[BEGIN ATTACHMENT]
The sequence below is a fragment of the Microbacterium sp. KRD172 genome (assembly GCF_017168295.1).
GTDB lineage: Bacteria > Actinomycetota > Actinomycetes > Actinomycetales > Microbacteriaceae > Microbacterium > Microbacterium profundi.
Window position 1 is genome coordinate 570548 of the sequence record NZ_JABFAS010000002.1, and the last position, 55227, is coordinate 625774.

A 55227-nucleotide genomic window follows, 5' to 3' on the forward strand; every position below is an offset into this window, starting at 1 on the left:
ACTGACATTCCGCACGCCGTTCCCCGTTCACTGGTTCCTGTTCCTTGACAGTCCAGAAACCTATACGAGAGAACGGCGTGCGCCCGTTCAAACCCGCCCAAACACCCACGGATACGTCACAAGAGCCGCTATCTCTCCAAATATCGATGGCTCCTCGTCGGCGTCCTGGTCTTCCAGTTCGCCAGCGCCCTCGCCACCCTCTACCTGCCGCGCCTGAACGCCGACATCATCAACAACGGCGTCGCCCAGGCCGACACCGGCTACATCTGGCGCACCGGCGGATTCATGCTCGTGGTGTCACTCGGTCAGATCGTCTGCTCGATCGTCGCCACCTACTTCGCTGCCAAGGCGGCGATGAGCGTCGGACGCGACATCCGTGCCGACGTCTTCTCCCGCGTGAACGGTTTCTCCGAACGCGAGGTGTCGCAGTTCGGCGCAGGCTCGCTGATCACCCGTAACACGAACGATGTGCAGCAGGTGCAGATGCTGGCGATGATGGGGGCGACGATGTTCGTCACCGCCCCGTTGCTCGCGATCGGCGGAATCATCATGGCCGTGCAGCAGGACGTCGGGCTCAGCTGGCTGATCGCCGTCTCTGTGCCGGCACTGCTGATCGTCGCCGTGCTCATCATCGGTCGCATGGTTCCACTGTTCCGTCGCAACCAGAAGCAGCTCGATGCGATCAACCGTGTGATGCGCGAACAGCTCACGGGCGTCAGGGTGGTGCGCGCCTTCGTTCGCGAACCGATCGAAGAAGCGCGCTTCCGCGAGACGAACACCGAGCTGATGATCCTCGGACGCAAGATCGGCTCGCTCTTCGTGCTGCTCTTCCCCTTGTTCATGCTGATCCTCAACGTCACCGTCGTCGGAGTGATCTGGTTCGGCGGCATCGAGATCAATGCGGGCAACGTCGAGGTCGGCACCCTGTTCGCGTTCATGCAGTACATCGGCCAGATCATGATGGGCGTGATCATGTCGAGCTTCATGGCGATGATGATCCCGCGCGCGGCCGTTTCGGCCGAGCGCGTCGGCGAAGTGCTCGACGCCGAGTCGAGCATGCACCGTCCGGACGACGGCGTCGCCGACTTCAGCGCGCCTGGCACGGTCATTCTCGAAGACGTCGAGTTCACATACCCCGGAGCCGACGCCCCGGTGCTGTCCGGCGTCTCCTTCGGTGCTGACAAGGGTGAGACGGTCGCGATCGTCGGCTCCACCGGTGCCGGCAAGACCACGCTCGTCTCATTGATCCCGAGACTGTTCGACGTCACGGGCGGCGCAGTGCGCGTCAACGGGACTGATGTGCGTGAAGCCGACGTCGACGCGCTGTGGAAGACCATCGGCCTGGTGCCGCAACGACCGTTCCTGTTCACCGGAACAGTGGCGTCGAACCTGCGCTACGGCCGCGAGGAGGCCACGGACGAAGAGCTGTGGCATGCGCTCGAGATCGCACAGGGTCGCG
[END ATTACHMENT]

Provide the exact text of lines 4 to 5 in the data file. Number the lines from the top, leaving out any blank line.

A 55227-nucleotide genomic window follows, 5' to 3' on the forward strand; every position below is an offset into this window, starting at 1 on the left:
ACTGACATTCCGCACGCCGTTCCCCGTTCACTGGTTCCTGTTCCTTGACAGTCCAGAAACCTATACGAGAGAACGGCGTGCGCCCGTTCAAACCCGCCCAAACACCCACGGATACGTCACAAGAGCCGCTATCTCTCCAAATATCGATGGCTCCTCGTCGGCGTCCTGGTCTTCCAGTTCGCCAGCGCCCTCGCCACCCTCTACCTGCCGCGCCTGAACGCCGACATCATCAACAACGGCGTCGCCCAGGCCGACACCGGCTACATCTGGCGCACCGGCGGATTCATGCTCGTGGTGTCACTCGGTCAGATCGTCTGCTCGATCGTCGCCACCTACTTCGCTGCCAAGGCGGCGATGAGCGTCGGACGCGACATCCGTGCCGACGTCTTCTCCCGCGTGAACGGTTTCTCCGAACGCGAGGTGTCGCAGTTCGGCGCAGGCTCGCTGATCACCCGTAACACGAACGATGTGCAGCAGGTGCAGATGCTGGCGATGATGGGGGCGACGATGTTCGTCACCGCCCCGTTGCTCGCGATCGGCGGAATCATCATGGCCGTGCAGCAGGACGTCGGGCTCAGCTGGCTGATCGCCGTCTCTGTGCCGGCACTGCTGATCGTCGCCGTGCTCATCATCGGTCGCATGGTTCCACTGTTCCGTCGCAACCAGAAGCAGCTCGATGCGATCAACCGTGTGATGCGCGAACAGCTCACGGGCGTCAGGGTGGTGCGCGCCTTCGTTCGCGAACCGATCGAAGAAGCGCGCTTCCGCGAGACGAACACCGAGCTGATGATCCTCGGACGCAAGATCGGCTCGCTCTTCGTGCTGCTCTTCCCCTTGTTCATGCTGATCCTCAACGTCACCGTCGTCGGAGTGATCTGGTTCGGCGGCATCGAGATCAATGCGGGCAACGTCGAGGTCGGCACCCTGTTCGCGTTCATGCAGTACATCGGCCAGATCATGATGGGCGTGATCATGTCGAGCTTCATGGCGATGATGATCCCGCGCGCGGCCGTTTCGGCCGAGCGCGTCGGCGAAGTGCTCGACGCCGAGTCGAGCATGCACCGTCCGGACGACGGCGTCGCCGACTTCAGCGCGCCTGGCACGGTCATTCTCGAAGACGTCGAGTTCACATACCCCGGAGCCGACGCCCCGGTGCTGTCCGGCGTCTCCTTCGGTGCTGACAAGGGTGAGACGGTCGCGATCGTCGGCTCCACCGGTGCCGGCAAGACCACGCTCGTCTCATTGATCCCGAGACTGTTCGACGTCACGGGCGGCGCAGTGCGCGTCAACGGGACTGATGTGCGTGAAGCCGACGTCGACGCGCTGTGGAAGACCATCGGCCTGGTGCCGCAACGACCGTTCCTGTTCACCGGAACAGTGGCGTCGAACCTGCGCTACGGCCGCGAGGAGGCCACGGACGAAGAGCTGTGGCATGCGCTCGAGATCGCACAGGGTCGCG